I’ve been restricting my social media for close to 8 months. It’s been most helpful to me, especially when my panic attacks were at their very worst, to be selective about what I allow into my mental space. Unfortunately, that has included a lot of social interaction.
That said, I am still visible through posts on the Babe’s IG or other family members’ posts. Because of this, I often wonder what things people say when they see me smiling or otherwise appearing “normal” on the pages of others. Do they assume that I’m “fine” and just being standoffish? Or worse, do they believe that now that I have a kid, I’m focusing so much on him that I’ve kind of “got the goody and gone”? Do they think I’ve abandoned my infertility flock, in exchange for the “bliss” of parenthood? I hope they don’t. But I know they do.
Infertility was so very much a battle because it is a disease that debilitates you from the inside. Your heart and mind battle with one another at all hours of the day and keep you bound in this inner turmoil that affects your outer attitude. But no one can see it. You’re fighting for your life, and nobody knows how hard. It’s one of the many invisible ailments that humans often suffer from. Now that I’m supposedly on the other side, I’ve been placed in yet another one.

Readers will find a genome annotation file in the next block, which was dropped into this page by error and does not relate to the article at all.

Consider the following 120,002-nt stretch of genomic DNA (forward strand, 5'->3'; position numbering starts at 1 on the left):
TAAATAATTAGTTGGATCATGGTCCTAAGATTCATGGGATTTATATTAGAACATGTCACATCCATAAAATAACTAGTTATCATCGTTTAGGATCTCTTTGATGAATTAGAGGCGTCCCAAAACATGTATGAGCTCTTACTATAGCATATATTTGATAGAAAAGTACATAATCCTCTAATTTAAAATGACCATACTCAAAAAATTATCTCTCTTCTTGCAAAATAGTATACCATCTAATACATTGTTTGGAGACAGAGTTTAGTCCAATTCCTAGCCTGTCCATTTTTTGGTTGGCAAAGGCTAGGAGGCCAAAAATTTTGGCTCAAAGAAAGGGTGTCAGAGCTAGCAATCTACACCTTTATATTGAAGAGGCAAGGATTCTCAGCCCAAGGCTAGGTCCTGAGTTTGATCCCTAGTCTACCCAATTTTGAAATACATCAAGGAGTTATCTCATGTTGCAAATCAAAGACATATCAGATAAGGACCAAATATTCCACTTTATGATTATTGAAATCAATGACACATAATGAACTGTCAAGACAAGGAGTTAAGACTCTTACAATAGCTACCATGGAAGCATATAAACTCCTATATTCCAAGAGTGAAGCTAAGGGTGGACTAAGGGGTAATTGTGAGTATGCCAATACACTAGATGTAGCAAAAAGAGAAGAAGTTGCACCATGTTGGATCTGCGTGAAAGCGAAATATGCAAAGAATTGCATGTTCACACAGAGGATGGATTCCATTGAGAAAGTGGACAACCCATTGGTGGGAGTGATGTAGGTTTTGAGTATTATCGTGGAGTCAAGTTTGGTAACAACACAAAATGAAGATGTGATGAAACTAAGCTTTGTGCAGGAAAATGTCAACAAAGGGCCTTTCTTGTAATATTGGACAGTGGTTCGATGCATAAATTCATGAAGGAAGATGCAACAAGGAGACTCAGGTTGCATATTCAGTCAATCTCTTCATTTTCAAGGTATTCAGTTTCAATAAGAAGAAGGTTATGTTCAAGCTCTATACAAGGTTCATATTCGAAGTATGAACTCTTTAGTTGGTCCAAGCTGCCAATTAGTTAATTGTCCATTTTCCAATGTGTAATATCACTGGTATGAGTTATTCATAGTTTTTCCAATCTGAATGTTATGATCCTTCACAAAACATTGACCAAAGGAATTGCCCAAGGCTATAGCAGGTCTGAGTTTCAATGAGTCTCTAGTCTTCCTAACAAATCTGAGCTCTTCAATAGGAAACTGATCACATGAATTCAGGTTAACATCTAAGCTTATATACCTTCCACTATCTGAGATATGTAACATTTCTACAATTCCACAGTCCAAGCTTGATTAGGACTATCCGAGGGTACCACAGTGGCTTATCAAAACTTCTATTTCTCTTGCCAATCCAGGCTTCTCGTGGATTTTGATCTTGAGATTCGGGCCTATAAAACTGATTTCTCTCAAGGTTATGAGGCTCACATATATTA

Depression isn’t always dark rooms and tears. (though I’ve had my share of those also). Instead, depression can be smiling in photographs while battling obsessive and intrusive thoughts. It can be nailing everything at work, while fighting through panic attacks in your car at lunch. It can be experiencing pure elation at the thought of your infant, while also experiencing sheer terror at every turn.
Depression doesn’t look like people think it does, and so they don’t respond to you the way you hope they will.
So I’ve tried to be as honest and direct as I possibly can with people while I’m on this journey to recovery. When they ask why I’m not on Facebook, I tell them the truth. When they invite me out, I try to give a real reason for my not going out. When someone asks me how I’m feeling, I give them more than they bargained for. And I don’t apologize for it.
But that doesn’t stop me from
wondering obsessing about whether or not that’s enough to keep from hurting, offending, or upsetting those I love or like.